Upcoming UN climate report presents 'starkest warning yet'

WION Web Team
London, United Kingdom Published: Aug 08, 2021, 03:35 PM(IST)

Climate change (representative image) Photograph:( AFP )

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The Intergovernmental Panel on Climate Change (IPCC) report due out on Monday will reveal how global catastrophe is at the world's doorstep

British COP26 president Alok Sharma described a forthcoming UN report about climate change in stark terms; as offering the international community its clearest warning about the risks of accelerating climate change.

An Intergovernmental Panel on Climate Change (IPCC) report to be released on Monday will show that the world is on the brink of a disaster, the chief for the November summit in Glasgow told the Observer newspaper.

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"This is going to be the starkest warning yet that human behaviour is alarmingly accelerating global warming and this is why COP26 has to be the moment we get this right," Sharma said.

Two years, five years, ten years won't suffice, this is the time, he explained, adding that without countries taking action now, time will soon run out.

As Britain strives to galvanise international action on climate change, Sharma was forced to defend the country's own fossil-fuel projects, which include plans to license new oil and gas fields in the North Sea.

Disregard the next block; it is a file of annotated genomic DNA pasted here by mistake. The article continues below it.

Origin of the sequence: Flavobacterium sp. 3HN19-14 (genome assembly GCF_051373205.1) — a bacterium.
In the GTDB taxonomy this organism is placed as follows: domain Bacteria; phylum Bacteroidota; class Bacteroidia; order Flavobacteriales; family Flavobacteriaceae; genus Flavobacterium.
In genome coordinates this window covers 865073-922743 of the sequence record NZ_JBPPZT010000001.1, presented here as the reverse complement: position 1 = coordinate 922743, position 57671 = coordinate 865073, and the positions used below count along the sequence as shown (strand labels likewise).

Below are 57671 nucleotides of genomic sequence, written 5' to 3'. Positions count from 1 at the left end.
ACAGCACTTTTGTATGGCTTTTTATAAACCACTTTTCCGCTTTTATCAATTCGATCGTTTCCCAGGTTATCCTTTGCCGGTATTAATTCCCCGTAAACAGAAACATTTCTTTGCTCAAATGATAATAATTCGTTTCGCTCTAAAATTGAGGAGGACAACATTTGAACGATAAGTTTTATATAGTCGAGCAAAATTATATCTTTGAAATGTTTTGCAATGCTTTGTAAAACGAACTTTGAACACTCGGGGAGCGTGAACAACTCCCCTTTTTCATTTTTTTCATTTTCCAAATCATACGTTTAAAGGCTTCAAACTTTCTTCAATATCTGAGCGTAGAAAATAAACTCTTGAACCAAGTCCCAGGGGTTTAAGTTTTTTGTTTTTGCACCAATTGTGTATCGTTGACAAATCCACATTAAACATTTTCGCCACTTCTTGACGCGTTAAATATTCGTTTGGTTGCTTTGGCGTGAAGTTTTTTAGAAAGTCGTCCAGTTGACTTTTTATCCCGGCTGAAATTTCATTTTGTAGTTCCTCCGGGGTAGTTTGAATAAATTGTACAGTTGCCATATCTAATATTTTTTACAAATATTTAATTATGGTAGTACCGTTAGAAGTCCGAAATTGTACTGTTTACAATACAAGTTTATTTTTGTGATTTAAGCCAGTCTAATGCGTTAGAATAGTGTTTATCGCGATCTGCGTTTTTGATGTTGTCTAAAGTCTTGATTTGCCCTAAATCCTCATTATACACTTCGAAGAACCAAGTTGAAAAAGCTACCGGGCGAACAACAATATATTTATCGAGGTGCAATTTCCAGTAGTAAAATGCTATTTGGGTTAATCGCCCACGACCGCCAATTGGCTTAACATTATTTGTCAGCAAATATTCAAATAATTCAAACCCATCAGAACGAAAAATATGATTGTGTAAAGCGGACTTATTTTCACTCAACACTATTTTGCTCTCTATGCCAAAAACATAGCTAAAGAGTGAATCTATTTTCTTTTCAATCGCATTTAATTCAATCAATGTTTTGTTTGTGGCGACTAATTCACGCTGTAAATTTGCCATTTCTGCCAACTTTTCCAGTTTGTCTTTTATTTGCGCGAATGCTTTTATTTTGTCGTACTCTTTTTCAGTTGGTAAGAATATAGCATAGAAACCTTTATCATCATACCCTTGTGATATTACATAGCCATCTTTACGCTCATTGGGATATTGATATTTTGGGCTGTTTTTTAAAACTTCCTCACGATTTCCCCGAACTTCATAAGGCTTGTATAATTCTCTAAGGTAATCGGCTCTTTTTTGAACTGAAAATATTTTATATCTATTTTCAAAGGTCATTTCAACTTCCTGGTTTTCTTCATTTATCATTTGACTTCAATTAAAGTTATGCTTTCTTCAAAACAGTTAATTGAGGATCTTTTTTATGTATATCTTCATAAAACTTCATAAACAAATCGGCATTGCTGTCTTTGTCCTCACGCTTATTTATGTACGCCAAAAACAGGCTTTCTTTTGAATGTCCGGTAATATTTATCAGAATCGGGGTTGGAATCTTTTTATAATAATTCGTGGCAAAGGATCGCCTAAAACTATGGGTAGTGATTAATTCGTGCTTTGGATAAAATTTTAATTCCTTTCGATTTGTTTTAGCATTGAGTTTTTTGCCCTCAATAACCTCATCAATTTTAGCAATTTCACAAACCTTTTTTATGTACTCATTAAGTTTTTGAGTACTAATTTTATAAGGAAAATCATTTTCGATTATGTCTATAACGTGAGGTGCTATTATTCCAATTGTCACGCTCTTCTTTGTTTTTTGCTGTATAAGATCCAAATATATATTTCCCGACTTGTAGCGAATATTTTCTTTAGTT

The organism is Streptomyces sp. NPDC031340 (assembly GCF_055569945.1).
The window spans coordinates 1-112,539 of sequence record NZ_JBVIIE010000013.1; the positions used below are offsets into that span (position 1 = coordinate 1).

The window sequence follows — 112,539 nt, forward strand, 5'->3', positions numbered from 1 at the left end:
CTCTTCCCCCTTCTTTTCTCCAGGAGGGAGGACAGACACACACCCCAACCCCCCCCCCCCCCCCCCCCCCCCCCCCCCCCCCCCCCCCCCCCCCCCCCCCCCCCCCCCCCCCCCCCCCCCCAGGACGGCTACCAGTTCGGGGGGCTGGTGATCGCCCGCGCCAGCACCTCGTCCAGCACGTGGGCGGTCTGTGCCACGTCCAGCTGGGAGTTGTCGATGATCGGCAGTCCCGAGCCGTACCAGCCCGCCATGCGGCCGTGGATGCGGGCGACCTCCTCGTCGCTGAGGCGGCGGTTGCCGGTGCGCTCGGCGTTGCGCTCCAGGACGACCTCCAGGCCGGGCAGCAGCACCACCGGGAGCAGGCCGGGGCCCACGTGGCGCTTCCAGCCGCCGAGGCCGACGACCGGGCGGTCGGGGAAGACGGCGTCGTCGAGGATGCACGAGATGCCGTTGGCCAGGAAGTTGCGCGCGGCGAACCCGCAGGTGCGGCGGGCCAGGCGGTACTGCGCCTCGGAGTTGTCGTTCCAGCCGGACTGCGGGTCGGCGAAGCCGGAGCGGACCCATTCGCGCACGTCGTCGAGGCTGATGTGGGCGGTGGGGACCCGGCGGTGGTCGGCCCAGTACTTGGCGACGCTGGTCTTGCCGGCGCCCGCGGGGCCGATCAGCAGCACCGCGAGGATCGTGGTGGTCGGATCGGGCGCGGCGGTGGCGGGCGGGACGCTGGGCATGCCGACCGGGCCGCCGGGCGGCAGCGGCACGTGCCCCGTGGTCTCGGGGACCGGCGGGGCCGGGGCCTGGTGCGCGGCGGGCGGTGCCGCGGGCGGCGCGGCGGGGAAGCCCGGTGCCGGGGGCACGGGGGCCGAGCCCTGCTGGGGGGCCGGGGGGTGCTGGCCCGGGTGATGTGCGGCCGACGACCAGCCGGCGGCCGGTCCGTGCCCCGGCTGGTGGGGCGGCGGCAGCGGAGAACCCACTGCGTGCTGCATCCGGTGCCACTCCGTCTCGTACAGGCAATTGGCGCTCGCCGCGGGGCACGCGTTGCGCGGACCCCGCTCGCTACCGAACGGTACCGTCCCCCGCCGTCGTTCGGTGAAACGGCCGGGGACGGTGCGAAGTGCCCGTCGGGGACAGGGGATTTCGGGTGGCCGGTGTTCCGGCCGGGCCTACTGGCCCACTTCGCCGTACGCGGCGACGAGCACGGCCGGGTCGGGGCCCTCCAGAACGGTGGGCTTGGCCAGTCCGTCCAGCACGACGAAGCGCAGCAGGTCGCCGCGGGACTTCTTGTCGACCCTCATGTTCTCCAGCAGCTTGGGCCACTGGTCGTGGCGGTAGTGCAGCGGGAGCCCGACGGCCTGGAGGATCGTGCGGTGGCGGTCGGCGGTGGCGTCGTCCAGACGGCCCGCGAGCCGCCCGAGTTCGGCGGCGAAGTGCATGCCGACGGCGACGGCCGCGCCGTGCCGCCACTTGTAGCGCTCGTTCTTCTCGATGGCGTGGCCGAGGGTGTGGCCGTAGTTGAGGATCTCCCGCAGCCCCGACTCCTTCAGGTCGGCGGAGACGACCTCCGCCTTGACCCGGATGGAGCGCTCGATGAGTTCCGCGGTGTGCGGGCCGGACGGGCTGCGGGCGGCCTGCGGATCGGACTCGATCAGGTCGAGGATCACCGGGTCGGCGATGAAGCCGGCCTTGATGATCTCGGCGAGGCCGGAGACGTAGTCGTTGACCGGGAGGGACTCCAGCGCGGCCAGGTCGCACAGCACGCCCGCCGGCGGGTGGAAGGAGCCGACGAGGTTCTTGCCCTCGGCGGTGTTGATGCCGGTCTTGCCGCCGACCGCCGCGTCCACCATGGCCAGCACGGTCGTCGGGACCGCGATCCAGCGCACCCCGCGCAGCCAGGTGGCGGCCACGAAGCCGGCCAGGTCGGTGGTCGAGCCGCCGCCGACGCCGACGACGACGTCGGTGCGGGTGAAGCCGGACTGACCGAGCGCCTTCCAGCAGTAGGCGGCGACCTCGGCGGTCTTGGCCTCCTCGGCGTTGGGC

"Future (fossil fuel) licences are going to have to adhere to the fact we have committed to go to net zero by 2050 in legislation," the COP26 president said.

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"There will be a climate check on any licences," he added.

Paris-based watchdog International Energy Agency (IAE) has warned that fossil fuel exploration and development must cease this year in order to limit global warming to 1.5 degrees celsius.

In recent weeks there have been a number of natural disasters, including floods and fires around the world, including in Europe and Asia. Sharma said these issues have drawn attention to the issue of global warming.

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"We're seeing the impacts across the world," Sharma said. "Every day you will see a new high being recorded in one way or another across the world," he added.

(With inputs from agencies)

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